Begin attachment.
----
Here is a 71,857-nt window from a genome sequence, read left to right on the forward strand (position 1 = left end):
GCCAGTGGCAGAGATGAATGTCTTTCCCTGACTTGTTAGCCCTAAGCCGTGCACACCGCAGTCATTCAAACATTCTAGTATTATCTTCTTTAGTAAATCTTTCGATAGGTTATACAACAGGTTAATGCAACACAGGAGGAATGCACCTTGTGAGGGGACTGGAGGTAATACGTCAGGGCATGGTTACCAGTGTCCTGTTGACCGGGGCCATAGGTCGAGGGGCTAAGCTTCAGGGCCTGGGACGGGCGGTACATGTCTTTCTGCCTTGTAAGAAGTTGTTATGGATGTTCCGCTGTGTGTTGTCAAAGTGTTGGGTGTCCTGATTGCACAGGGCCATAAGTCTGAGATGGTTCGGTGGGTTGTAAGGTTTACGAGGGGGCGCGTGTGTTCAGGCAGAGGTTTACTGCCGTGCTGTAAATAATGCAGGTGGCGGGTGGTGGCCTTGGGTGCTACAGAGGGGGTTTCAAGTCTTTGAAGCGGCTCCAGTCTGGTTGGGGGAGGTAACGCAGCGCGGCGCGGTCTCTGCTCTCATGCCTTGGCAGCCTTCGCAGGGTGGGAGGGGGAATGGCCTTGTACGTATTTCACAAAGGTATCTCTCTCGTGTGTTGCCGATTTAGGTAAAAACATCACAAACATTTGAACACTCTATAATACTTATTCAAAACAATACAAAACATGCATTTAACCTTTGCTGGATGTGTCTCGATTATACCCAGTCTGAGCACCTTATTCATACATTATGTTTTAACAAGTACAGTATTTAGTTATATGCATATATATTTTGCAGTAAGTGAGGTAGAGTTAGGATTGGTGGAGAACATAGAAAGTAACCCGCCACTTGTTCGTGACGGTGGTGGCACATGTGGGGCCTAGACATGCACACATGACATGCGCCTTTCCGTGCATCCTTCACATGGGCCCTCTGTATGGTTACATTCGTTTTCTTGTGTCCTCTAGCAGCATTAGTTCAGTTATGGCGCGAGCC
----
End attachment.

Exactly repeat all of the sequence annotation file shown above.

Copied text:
Here is a 71,857-nt window from a genome sequence, read left to right on the forward strand (position 1 = left end):
GCCAGTGGCAGAGATGAATGTCTTTCCCTGACTTGTTAGCCCTAAGCCGTGCACACCGCAGTCATTCAAACATTCTAGTATTATCTTCTTTAGTAAATCTTTCGATAGGTTATACAACAGGTTAATGCAACACAGGAGGAATGCACCTTGTGAGGGGACTGGAGGTAATACGTCAGGGCATGGTTACCAGTGTCCTGTTGACCGGGGCCATAGGTCGAGGGGCTAAGCTTCAGGGCCTGGGACGGGCGGTACATGTCTTTCTGCCTTGTAAGAAGTTGTTATGGATGTTCCGCTGTGTGTTGTCAAAGTGTTGGGTGTCCTGATTGCACAGGGCCATAAGTCTGAGATGGTTCGGTGGGTTGTAAGGTTTACGAGGGGGCGCGTGTGTTCAGGCAGAGGTTTACTGCCGTGCTGTAAATAATGCAGGTGGCGGGTGGTGGCCTTGGGTGCTACAGAGGGGGTTTCAAGTCTTTGAAGCGGCTCCAGTCTGGTTGGGGGAGGTAACGCAGCGCGGCGCGGTCTCTGCTCTCATGCCTTGGCAGCCTTCGCAGGGTGGGAGGGGGAATGGCCTTGTACGTATTTCACAAAGGTATCTCTCTCGTGTGTTGCCGATTTAGGTAAAAACATCACAAACATTTGAACACTCTATAATACTTATTCAAAACAATACAAAACATGCATTTAACCTTTGCTGGATGTGTCTCGATTATACCCAGTCTGAGCACCTTATTCATACATTATGTTTTAACAAGTACAGTATTTAGTTATATGCATATATATTTTGCAGTAAGTGAGGTAGAGTTAGGATTGGTGGAGAACATAGAAAGTAACCCGCCACTTGTTCGTGACGGTGGTGGCACATGTGGGGCCTAGACATGCACACATGACATGCGCCTTTCCGTGCATCCTTCACATGGGCCCTCTGTATGGTTACATTCGTTTTCTTGTGTCCTCTAGCAGCATTAGTTCAGTTATGGCGCGAGCC